The Observer Effect and how it messes with investment returns

There is a formal theory called ‘The Observer Effect‘ in science that is to do with how the presence of an observer determines the outcome of a phenomenon. This article is only loosely related, not as deep, and probably more fun.

Think about a time when, on a lazy Sunday mid-morning, a distant out-of-town relative called out of the blue and said they happen to be visiting their son in your city, will be passing close to where you live, and would like to come over, today, in an hour! Please don’t go to any trouble.

Or imagine, at work, that as part of an HR Talent Development initiative with a top Business School, you were assigned an intern to shadow you and learn from “a month in the life of a Director – Strategic Partnerships”. This happens.

You probably scrambled around tidying up, but only your living room while frantically thinking about whether an hour meant you were supposed to offer lunch or just some swiggy’ed samosas and tea would do the job.

For the week with the intern, you probably racked your brain about making sure the impressionable future job applicant walked away with the “right” appreciation for how vital your role was in the goings-on at your organization.

Both of these are low-stakes encounters. You won’t see the distant relative for another decade if at all. And the 24-year old intern is just anxious to make a good impression.

The impending appearance of an observer, any observer, has an impact on our behaviour.

This impact on behaviour is proportional to the perceived importance of the encounter to our future. So, we’re on our most contrived in job interviews. “My biggest weakness is I can be too demanding of myself”. Yeah right.

Let’s switch lanes to investing and say you invested in two mutual funds a year ago. One weekend you decide to see how your portfolio is doing, and you’re not thrilled to find both funds have underperformed the market identically over the last year.

This weekend you’ve decided you will take action. So you open the latest holdings statements of both funds. They are completely different portfolios.

  • Fund A has names you recognize well. An adhesives company, a well-known paints company, the largest private sector lender, the one that makes the high-margin shave gel you use, and so on.
  • Fund B also has names you know, but don’t necessarily like, and others you don’t know. A large infrastructure player, a metals behemoth, a couple of companies you vaguely know are in industrial supplies, and so on.

Your options are take no action, exit both, or exit one. Well, there’s also, allocate more to one or both.

Would you stay invested in both, exit both, exit Fund A and not B, or exit Fund B and not A?

Exit Fund B and retain Fund A. Obviously? At least this is the choice most investors tend to make.

The reasoning goes something like this:

  • Fund B seems to have made some poor sectoral calls and seems to be holding value traps, and some unknown mid-caps.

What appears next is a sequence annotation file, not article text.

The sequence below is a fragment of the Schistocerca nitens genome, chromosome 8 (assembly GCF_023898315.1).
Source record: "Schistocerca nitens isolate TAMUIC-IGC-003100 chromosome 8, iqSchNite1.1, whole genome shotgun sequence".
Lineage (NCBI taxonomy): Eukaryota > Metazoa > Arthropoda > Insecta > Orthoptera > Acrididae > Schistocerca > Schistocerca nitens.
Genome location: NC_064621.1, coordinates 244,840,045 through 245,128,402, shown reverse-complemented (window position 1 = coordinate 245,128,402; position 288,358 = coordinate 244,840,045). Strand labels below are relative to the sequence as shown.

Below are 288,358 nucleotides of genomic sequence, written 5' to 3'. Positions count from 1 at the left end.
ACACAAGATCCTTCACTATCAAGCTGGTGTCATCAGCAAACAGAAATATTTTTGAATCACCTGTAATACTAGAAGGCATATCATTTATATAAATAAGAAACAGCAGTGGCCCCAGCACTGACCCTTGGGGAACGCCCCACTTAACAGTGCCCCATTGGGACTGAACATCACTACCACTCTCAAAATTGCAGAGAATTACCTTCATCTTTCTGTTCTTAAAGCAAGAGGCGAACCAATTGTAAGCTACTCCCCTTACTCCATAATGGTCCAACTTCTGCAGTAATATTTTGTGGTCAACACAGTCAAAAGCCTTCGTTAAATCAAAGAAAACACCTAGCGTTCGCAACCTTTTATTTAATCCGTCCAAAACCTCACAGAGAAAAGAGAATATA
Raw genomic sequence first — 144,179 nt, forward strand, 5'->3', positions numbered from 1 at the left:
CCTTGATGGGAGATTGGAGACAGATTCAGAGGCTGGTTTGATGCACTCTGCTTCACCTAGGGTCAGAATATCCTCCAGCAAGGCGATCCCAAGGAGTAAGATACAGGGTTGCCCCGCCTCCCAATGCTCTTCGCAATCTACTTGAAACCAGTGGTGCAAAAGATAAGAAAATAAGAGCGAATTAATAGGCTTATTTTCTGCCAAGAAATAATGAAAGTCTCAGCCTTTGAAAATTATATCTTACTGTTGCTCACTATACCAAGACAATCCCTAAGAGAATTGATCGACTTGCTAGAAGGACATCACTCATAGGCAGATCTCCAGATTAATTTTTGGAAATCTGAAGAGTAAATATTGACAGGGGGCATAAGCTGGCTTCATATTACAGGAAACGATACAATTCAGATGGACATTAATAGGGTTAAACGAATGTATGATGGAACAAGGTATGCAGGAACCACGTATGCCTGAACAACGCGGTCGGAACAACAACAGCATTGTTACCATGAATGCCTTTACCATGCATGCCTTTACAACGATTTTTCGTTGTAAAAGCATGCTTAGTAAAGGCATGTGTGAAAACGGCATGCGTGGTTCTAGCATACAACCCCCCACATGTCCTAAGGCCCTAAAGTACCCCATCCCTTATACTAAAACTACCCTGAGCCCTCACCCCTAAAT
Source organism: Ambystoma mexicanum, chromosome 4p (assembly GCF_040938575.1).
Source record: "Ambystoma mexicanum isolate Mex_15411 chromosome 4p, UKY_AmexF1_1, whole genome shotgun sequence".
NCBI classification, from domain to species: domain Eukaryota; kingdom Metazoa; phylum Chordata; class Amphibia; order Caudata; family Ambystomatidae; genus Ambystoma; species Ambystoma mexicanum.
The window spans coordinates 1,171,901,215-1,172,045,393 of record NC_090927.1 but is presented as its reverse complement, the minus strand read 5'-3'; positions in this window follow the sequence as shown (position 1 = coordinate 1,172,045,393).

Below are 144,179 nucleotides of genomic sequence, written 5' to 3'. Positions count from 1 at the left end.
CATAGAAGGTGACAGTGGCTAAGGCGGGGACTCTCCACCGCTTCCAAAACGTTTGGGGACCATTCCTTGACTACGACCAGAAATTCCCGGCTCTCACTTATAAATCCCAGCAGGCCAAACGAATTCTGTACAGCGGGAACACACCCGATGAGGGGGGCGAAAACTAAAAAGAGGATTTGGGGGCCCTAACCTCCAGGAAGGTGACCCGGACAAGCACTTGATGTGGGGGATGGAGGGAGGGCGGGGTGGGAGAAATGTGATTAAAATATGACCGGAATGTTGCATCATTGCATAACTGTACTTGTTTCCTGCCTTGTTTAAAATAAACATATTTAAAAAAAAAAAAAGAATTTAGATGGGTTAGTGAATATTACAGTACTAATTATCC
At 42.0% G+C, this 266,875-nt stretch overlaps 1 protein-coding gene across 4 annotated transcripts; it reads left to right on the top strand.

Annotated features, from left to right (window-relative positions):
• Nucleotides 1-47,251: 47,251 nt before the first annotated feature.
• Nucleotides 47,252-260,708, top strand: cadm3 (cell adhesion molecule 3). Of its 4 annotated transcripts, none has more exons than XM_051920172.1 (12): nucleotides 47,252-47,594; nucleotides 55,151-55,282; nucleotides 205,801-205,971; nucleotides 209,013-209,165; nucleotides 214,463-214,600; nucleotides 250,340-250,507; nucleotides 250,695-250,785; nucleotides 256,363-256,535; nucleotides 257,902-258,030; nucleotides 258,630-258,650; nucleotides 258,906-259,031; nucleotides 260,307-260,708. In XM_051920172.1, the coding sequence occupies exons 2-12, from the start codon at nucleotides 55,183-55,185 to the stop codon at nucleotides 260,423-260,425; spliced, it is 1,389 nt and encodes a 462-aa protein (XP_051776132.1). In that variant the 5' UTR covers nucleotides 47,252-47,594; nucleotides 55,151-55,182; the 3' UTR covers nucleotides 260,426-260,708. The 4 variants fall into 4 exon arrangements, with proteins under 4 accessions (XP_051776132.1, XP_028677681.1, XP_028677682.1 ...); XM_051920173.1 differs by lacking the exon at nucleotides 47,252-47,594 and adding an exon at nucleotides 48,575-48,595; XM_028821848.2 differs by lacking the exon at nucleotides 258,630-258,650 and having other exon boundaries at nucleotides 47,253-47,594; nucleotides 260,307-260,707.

• Fund A, on the other hand, has quality companies, albeit expensive, and they’ve already started to turn around going by their recent price movement. It is just a matter of time.

Now, flip hats and become the Fund Manager who is aware of this behavior where investors attribute your competence and therefore decide to allocate less (more) to you based on how they feel about the current companies in your portfolio. Remember, both Funds have done identically poorly over the same time period.

Academics say this makes fund managers take action just before portfolio disclosures are due, to replace recent underperformers with outperformers. They call this “window dressing” because the investor opening the portfolio statement sees a recently added set of companies they will not feel displeased about, irrespective of their portfolio performance.

This might well be true. But I think the overall impact on fund manager behaviour is more insidious.

Returns from equities come for a variety of reasons and businesses. Strong businesses delivering stronger. Mediocre businesses becoming less mediocre. Weak, almost defunct businesses managing to survive. i.e. When business results change trajectory for the better.

But if at any point in time, as per popular perception and recent results, there is consensus over a small number of “superstar” stocks, a few “safe” stocks, and a lot of downright “ugly” stocks, why would a fund manager risk losing credibility (and AUM) by holding anything but the first two categories?

After all, just like no one ever got fired for buying IBM back in the 1970s, no fund manager ever got fired for buying the widely discussed set of “Quality” stocks that everyone seems to know about.

Sure, the “ugly” stocks might have delivered over a longer time-frame, but the Fund’s bills including the Fund Manager’s salary need to be paid yearly.

If you were Fund Manager B, how would this influence your actions in the future?

If you’re the investor, should the underlying portfolio factor in your decision to stay invested or to exit?

No one ever got fired for buying IBM, but maybe they should.

Leave a Reply

Your email address will not be published. Required fields are marked *